British scientists have discovered a potential cause for multiple sclerosis, in a major breakthrough that could pave the way for new treatments for the disease.
Scientists have found a new cellular mechanism which may cause the autoimmune disorder. Multiple sclerosis affects around 2.5 million people around the world.
Typically, people are diagnosed in their 20s and 30s, and it is more common in women than men.
Although the cause has so far been a mystery, the disease causes the body's own immune system to attack myelin - the fatty "sheaths" which protect nerves in the brain and spinal cord.
This leads to brain damage, a reduction in blood supply and oxygen and the formation of lesions in the body.
Our exciting new findings have uncovered a new avenue for researchers to explore. It is a critical step, and in time, we hope it might lead to effective new treatments for MS
Professor Paul Eggleton
Symptoms can be wide-ranging, and can include muscle spasms, mobility problems, pain, fatigue, and problems with speech.
Scientists have long suspected that mitochondria, the energy-creating "powerhouse" of the cell, plays a link in causing multiple sclerosis.
Using human brain tissue samples, researchers at the Universities of Exeter and Alberta found a protein called Rab32 is present in large quantities in the brains of people with MS - but is virtually absent in healthy brain cells.
Where Rab32 is present, the team discovered that a part of the cell which stores calcium gets too close to the mitochondria.
The resulting miscommunication with the calcium supply triggers the mitochondria to misbehave, ultimately causing toxicity for brain cells in people with MS.
Researchers do not yet know what causes an unwelcome influx of Rab32 but they believe the defect could originate at the base of the cell.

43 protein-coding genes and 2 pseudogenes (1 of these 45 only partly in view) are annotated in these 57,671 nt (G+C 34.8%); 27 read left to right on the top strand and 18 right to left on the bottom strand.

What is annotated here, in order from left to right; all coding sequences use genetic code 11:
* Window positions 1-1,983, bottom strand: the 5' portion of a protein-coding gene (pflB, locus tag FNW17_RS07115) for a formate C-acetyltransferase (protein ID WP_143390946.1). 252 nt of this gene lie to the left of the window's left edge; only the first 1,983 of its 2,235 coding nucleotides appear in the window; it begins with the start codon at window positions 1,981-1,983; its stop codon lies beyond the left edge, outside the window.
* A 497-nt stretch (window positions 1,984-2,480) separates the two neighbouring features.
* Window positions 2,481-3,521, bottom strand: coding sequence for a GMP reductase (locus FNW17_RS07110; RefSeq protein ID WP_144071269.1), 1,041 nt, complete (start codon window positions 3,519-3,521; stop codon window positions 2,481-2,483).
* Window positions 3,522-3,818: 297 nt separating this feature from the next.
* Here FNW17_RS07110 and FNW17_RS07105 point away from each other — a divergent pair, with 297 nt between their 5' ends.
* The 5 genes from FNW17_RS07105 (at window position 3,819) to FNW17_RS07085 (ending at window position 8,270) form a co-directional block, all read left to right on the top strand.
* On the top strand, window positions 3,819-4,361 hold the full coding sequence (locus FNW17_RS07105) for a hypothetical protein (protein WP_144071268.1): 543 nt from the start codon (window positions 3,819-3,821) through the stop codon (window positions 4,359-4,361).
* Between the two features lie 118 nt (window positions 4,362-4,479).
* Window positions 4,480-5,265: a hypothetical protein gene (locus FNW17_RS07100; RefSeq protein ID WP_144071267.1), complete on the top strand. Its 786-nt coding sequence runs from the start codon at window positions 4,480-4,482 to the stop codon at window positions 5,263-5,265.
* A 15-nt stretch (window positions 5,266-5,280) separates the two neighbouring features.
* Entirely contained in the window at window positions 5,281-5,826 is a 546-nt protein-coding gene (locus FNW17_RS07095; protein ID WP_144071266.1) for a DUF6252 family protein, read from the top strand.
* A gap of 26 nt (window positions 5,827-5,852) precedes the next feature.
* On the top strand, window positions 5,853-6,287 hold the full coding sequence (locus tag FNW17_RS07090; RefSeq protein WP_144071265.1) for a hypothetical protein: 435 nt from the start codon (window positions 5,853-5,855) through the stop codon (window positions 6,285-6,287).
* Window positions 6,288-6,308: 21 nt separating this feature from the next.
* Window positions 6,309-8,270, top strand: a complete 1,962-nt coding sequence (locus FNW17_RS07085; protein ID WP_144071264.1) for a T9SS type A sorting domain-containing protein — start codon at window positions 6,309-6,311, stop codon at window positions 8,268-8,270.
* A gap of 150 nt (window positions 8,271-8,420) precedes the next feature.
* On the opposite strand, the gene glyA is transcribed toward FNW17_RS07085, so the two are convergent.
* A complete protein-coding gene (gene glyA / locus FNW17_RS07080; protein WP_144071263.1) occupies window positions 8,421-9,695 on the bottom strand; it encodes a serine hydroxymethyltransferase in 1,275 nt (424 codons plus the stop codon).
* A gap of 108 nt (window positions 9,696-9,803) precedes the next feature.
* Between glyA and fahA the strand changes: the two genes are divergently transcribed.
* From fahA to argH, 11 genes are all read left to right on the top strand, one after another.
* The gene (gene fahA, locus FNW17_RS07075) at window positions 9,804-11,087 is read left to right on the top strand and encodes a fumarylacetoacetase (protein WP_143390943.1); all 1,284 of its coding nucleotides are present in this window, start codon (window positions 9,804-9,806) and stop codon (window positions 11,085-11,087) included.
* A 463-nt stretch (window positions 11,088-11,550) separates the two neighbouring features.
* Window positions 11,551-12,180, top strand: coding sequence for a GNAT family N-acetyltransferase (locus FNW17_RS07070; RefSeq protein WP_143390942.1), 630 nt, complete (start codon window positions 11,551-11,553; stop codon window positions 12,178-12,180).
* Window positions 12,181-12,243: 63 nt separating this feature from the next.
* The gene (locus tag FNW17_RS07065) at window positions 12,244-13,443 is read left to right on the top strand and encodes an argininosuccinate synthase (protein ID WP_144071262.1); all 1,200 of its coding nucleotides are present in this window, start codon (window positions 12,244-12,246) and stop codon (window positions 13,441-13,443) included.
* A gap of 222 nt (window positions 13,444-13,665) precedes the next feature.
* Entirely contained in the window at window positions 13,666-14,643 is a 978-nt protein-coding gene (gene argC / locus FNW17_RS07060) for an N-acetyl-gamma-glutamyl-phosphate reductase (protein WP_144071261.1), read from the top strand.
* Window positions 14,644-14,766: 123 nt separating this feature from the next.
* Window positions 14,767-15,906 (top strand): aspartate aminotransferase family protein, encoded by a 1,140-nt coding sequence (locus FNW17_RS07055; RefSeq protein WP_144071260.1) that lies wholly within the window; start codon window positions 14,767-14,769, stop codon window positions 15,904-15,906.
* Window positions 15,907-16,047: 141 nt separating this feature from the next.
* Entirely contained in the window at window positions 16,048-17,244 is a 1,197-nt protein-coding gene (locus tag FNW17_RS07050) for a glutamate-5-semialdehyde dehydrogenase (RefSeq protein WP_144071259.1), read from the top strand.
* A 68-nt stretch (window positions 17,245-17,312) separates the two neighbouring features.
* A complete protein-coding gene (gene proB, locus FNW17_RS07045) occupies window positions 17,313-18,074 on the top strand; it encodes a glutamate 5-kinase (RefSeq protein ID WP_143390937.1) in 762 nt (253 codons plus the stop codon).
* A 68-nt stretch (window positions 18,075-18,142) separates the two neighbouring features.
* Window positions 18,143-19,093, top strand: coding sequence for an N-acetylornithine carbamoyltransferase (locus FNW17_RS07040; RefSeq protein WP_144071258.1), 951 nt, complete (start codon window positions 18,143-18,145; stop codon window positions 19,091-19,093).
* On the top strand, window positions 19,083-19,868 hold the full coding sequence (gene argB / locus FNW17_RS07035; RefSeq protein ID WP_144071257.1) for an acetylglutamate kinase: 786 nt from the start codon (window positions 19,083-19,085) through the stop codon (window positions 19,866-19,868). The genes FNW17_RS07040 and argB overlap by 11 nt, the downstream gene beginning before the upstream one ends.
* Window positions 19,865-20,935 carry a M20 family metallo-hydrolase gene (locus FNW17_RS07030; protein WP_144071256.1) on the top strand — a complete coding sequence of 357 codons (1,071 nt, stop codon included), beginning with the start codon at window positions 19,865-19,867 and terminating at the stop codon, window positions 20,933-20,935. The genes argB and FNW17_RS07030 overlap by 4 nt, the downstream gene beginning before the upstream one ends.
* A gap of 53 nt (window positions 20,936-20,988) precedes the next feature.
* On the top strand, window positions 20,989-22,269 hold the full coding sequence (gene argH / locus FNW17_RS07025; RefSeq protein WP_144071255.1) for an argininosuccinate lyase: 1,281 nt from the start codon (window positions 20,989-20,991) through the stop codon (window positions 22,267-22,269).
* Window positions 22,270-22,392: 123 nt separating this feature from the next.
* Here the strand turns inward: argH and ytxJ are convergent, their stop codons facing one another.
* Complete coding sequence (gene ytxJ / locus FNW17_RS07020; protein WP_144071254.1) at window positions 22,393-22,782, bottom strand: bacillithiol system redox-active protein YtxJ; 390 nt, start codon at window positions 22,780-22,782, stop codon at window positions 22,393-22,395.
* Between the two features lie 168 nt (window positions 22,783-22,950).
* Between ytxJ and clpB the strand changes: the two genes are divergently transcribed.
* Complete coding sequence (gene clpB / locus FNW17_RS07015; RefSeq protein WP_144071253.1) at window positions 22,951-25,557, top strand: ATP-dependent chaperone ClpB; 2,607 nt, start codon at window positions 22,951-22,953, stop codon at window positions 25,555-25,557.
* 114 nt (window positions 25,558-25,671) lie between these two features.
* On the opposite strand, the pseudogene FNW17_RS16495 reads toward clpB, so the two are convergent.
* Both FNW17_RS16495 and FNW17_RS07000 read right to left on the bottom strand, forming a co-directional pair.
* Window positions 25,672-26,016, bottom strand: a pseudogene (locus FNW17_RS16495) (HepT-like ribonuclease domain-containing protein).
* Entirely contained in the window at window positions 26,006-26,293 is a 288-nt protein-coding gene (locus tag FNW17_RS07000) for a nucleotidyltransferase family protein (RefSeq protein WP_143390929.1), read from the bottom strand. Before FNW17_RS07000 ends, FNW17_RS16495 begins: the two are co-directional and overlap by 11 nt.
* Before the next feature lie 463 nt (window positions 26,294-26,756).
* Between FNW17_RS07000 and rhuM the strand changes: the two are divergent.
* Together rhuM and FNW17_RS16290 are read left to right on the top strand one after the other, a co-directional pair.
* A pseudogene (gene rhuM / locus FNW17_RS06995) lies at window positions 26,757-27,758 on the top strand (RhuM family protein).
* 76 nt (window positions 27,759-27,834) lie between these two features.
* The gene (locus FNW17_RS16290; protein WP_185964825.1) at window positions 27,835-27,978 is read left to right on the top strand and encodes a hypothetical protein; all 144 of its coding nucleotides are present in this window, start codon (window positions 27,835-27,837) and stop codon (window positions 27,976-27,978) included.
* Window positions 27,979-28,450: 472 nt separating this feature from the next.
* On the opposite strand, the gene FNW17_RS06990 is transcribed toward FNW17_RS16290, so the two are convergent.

The finding will enable scientists to search for effective treatments that target Rab32 and embark on determining whether there are other proteins which could play a role in triggering MS.
Professor Paul Eggleton, of the University of Exeter Medical School, said: "Multiple sclerosis can have a devastating impact on people's lives, affecting mobility, speech, mental ability and more.
"So far, all medicine can offer is treatment and therapy for the symptoms - as we do not yet know the precise causes, research has been limited.
"Our exciting new findings have uncovered a new avenue for researchers to explore. It is a critical step, and in time, we hope it might lead to effective new treatments for MS."
The research has been published as part of MS Awareness Week. Dr David Schley, from the MS Society, said: "No-one knows for sure why people develop MS and we welcome any research that increases our understanding of how to stop it.
"There are currently no treatments available for many of the more than 100,000 people in the UK who live with this challenging and unpredictable condition.
"We want people with MS to have a range of treatments to choose from, and be able to get the right treatment at the right time."
Trish Deykin, who suffers from MS, welcomed the research.
She said: "Finding a cause will help everyone who has MS - even if that's just knowing more about what's going on in their own brains."
The paper, Rab32 connects ER stress to mitochondrial defects in multiple sclerosis, is published in the journal Neuroinflammation.